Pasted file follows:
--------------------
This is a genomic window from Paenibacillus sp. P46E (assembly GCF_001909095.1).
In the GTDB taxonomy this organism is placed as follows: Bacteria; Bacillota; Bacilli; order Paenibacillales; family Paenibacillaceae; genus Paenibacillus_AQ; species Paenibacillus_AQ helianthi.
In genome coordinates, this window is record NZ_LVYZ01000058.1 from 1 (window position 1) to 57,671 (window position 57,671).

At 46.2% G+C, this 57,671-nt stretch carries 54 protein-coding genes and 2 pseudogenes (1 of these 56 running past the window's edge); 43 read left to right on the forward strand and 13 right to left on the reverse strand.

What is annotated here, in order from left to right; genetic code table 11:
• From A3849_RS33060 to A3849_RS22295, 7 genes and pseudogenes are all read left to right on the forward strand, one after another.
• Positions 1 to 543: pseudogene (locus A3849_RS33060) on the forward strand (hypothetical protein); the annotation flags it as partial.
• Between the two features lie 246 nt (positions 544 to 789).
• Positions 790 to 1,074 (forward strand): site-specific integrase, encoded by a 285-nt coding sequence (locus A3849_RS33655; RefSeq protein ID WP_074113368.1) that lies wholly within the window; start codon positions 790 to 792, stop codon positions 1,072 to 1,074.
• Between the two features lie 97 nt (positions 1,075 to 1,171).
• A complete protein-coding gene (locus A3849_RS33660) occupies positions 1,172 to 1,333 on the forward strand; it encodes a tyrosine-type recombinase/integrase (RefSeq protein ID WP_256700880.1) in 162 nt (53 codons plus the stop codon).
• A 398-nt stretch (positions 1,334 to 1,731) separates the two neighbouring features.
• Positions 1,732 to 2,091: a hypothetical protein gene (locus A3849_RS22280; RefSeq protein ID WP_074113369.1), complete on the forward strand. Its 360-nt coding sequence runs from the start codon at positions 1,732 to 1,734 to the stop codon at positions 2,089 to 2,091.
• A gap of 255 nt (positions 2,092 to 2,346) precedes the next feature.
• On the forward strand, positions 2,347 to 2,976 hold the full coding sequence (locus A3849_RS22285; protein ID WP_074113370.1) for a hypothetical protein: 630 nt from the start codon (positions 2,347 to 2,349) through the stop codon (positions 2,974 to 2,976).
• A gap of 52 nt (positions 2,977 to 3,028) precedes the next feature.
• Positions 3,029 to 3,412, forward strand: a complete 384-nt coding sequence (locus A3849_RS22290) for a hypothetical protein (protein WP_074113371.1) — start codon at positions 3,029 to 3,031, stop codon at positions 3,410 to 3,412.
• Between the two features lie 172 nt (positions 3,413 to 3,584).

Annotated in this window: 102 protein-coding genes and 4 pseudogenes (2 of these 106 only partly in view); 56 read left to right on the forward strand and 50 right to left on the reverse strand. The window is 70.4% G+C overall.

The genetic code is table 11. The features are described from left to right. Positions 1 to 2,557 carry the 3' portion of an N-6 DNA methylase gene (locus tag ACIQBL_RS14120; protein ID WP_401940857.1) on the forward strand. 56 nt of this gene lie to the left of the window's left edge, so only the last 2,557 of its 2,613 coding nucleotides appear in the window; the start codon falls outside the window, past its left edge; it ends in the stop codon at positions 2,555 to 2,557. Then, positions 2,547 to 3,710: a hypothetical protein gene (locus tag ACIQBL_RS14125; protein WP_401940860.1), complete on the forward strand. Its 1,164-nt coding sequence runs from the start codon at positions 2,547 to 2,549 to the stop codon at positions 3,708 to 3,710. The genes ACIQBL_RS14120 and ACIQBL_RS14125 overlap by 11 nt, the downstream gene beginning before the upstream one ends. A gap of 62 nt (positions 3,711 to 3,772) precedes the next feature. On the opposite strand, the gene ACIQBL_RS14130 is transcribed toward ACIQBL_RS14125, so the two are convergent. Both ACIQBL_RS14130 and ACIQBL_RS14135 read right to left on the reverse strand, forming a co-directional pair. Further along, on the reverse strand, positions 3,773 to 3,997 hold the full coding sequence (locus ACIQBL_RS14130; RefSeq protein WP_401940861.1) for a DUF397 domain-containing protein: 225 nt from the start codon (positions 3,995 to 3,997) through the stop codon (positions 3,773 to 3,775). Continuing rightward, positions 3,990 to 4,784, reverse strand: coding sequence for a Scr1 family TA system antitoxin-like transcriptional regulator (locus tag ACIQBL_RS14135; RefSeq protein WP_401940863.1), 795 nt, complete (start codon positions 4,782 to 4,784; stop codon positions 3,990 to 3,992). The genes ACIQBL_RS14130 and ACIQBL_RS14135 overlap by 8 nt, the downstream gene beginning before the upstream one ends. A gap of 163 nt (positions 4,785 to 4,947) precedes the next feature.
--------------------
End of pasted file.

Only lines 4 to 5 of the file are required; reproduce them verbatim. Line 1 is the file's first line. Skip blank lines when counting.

At 46.2% G+C, this 57,671-nt stretch carries 54 protein-coding genes and 2 pseudogenes (1 of these 56 running past the window's edge); 43 read left to right on the forward strand and 13 right to left on the reverse strand.

What is annotated here, in order from left to right; genetic code table 11: